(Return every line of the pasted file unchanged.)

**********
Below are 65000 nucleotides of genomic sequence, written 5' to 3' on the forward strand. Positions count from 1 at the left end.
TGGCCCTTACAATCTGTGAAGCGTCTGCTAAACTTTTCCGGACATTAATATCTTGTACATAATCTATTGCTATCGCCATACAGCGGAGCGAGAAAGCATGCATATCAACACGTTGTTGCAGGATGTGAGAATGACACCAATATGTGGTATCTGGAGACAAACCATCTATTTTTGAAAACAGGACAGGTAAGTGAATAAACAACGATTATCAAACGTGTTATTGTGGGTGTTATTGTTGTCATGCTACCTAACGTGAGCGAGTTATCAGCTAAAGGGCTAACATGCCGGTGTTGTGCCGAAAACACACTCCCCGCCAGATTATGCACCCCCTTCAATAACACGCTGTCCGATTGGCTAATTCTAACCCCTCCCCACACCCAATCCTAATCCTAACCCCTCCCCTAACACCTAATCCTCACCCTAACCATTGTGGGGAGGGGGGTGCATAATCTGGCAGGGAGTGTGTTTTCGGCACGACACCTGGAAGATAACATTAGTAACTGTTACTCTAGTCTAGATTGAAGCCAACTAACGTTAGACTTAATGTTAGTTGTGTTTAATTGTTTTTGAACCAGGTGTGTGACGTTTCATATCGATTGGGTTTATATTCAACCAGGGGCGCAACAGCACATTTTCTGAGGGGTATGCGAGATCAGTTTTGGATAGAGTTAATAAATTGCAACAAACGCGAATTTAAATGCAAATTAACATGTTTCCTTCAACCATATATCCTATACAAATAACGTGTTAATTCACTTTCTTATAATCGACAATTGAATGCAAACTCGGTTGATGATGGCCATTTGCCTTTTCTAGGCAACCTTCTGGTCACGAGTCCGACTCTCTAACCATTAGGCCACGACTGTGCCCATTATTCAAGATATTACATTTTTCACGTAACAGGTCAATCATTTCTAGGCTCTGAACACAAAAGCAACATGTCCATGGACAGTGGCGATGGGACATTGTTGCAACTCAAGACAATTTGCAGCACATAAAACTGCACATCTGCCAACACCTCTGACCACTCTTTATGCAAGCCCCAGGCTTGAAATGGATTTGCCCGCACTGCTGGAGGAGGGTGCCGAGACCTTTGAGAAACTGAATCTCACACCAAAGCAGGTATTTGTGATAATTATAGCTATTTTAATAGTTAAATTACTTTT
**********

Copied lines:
Below are 65000 nucleotides of genomic sequence, written 5' to 3' on the forward strand. Positions count from 1 at the left end.
TGGCCCTTACAATCTGTGAAGCGTCTGCTAAACTTTTCCGGACATTAATATCTTGTACATAATCTATTGCTATCGCCATACAGCGGAGCGAGAAAGCATGCATATCAACACGTTGTTGCAGGATGTGAGAATGACACCAATATGTGGTATCTGGAGACAAACCATCTATTTTTGAAAACAGGACAGGTAAGTGAATAAACAACGATTATCAAACGTGTTATTGTGGGTGTTATTGTTGTCATGCTACCTAACGTGAGCGAGTTATCAGCTAAAGGGCTAACATGCCGGTGTTGTGCCGAAAACACACTCCCCGCCAGATTATGCACCCCCTTCAATAACACGCTGTCCGATTGGCTAATTCTAACCCCTCCCCACACCCAATCCTAATCCTAACCCCTCCCCTAACACCTAATCCTCACCCTAACCATTGTGGGGAGGGGGGTGCATAATCTGGCAGGGAGTGTGTTTTCGGCACGACACCTGGAAGATAACATTAGTAACTGTTACTCTAGTCTAGATTGAAGCCAACTAACGTTAGACTTAATGTTAGTTGTGTTTAATTGTTTTTGAACCAGGTGTGTGACGTTTCATATCGATTGGGTTTATATTCAACCAGGGGCGCAACAGCACATTTTCTGAGGGGTATGCGAGATCAGTTTTGGATAGAGTTAATAAATTGCAACAAACGCGAATTTAAATGCAAATTAACATGTTTCCTTCAACCATATATCCTATACAAATAACGTGTTAATTCACTTTCTTATAATCGACAATTGAATGCAAACTCGGTTGATGATGGCCATTTGCCTTTTCTAGGCAACCTTCTGGTCACGAGTCCGACTCTCTAACCATTAGGCCACGACTGTGCCCATTATTCAAGATATTACATTTTTCACGTAACAGGTCAATCATTTCTAGGCTCTGAACACAAAAGCAACATGTCCATGGACAGTGGCGATGGGACATTGTTGCAACTCAAGACAATTTGCAGCACATAAAACTGCACATCTGCCAACACCTCTGACCACTCTTTATGCAAGCCCCAGGCTTGAAATGGATTTGCCCGCACTGCTGGAGGAGGGTGCCGAGACCTTTGAGAAACTGAATCTCACACCAAAGCAGGTATTTGTGATAATTATAGCTATTTTAATAGTTAAATTACTTTT